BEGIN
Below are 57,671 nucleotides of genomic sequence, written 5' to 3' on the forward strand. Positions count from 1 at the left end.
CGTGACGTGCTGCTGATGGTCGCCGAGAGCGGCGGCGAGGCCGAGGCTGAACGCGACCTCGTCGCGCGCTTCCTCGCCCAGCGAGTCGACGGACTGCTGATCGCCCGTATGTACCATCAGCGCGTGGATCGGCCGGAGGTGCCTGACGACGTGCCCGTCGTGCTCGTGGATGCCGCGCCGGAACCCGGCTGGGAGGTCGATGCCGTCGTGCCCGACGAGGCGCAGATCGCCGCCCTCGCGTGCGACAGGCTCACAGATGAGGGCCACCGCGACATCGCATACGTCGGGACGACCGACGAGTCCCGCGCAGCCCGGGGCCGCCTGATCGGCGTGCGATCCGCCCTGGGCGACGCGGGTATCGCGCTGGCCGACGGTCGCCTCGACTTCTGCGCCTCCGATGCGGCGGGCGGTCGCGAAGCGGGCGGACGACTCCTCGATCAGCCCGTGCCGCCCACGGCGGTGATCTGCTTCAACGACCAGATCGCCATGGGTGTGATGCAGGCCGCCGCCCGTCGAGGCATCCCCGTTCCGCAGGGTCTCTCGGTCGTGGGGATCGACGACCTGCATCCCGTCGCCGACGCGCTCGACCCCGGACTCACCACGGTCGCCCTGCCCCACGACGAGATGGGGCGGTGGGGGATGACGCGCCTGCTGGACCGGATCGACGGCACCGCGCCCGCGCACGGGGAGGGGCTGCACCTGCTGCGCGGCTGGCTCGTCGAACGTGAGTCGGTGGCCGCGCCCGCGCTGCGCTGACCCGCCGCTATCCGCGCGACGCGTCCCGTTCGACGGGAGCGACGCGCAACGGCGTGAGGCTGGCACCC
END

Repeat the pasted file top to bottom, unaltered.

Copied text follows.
Below are 57,671 nucleotides of genomic sequence, written 5' to 3' on the forward strand. Positions count from 1 at the left end.
CGTGACGTGCTGCTGATGGTCGCCGAGAGCGGCGGCGAGGCCGAGGCTGAACGCGACCTCGTCGCGCGCTTCCTCGCCCAGCGAGTCGACGGACTGCTGATCGCCCGTATGTACCATCAGCGCGTGGATCGGCCGGAGGTGCCTGACGACGTGCCCGTCGTGCTCGTGGATGCCGCGCCGGAACCCGGCTGGGAGGTCGATGCCGTCGTGCCCGACGAGGCGCAGATCGCCGCCCTCGCGTGCGACAGGCTCACAGATGAGGGCCACCGCGACATCGCATACGTCGGGACGACCGACGAGTCCCGCGCAGCCCGGGGCCGCCTGATCGGCGTGCGATCCGCCCTGGGCGACGCGGGTATCGCGCTGGCCGACGGTCGCCTCGACTTCTGCGCCTCCGATGCGGCGGGCGGTCGCGAAGCGGGCGGACGACTCCTCGATCAGCCCGTGCCGCCCACGGCGGTGATCTGCTTCAACGACCAGATCGCCATGGGTGTGATGCAGGCCGCCGCCCGTCGAGGCATCCCCGTTCCGCAGGGTCTCTCGGTCGTGGGGATCGACGACCTGCATCCCGTCGCCGACGCGCTCGACCCCGGACTCACCACGGTCGCCCTGCCCCACGACGAGATGGGGCGGTGGGGGATGACGCGCCTGCTGGACCGGATCGACGGCACCGCGCCCGCGCACGGGGAGGGGCTGCACCTGCTGCGCGGCTGGCTCGTCGAACGTGAGTCGGTGGCCGCGCCCGCGCTGCGCTGACCCGCCGCTATCCGCGCGACGCGTCCCGTTCGACGGGAGCGACGCGCAACGGCGTGAGGCTGGCACCC